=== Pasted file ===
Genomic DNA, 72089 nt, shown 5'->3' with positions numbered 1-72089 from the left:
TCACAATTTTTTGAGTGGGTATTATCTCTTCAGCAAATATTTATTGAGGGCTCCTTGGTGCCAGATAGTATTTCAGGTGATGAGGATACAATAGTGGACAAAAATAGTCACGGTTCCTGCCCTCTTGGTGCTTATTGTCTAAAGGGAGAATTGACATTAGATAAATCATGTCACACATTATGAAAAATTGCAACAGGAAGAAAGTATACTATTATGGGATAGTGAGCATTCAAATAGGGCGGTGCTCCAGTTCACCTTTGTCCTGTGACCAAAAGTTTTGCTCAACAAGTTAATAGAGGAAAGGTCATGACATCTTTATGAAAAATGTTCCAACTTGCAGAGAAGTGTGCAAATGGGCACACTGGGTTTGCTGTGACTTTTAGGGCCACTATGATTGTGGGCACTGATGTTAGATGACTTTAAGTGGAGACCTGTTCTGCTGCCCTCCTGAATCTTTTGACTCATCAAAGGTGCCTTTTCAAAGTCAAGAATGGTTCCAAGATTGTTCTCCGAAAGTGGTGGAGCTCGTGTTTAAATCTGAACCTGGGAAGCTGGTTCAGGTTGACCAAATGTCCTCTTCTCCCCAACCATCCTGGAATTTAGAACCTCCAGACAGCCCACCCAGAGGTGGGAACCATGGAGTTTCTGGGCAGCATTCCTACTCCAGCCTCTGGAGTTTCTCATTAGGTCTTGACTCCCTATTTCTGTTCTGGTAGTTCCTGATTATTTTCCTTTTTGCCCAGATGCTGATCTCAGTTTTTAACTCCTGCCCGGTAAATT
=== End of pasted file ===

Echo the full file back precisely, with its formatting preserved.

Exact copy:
Genomic DNA, 72089 nt, shown 5'->3' with positions numbered 1-72089 from the left:
TCACAATTTTTTGAGTGGGTATTATCTCTTCAGCAAATATTTATTGAGGGCTCCTTGGTGCCAGATAGTATTTCAGGTGATGAGGATACAATAGTGGACAAAAATAGTCACGGTTCCTGCCCTCTTGGTGCTTATTGTCTAAAGGGAGAATTGACATTAGATAAATCATGTCACACATTATGAAAAATTGCAACAGGAAGAAAGTATACTATTATGGGATAGTGAGCATTCAAATAGGGCGGTGCTCCAGTTCACCTTTGTCCTGTGACCAAAAGTTTTGCTCAACAAGTTAATAGAGGAAAGGTCATGACATCTTTATGAAAAATGTTCCAACTTGCAGAGAAGTGTGCAAATGGGCACACTGGGTTTGCTGTGACTTTTAGGGCCACTATGATTGTGGGCACTGATGTTAGATGACTTTAAGTGGAGACCTGTTCTGCTGCCCTCCTGAATCTTTTGACTCATCAAAGGTGCCTTTTCAAAGTCAAGAATGGTTCCAAGATTGTTCTCCGAAAGTGGTGGAGCTCGTGTTTAAATCTGAACCTGGGAAGCTGGTTCAGGTTGACCAAATGTCCTCTTCTCCCCAACCATCCTGGAATTTAGAACCTCCAGACAGCCCACCCAGAGGTGGGAACCATGGAGTTTCTGGGCAGCATTCCTACTCCAGCCTCTGGAGTTTCTCATTAGGTCTTGACTCCCTATTTCTGTTCTGGTAGTTCCTGATTATTTTCCTTTTTGCCCAGATGCTGATCTCAGTTTTTAACTCCTGCCCGGTAAATT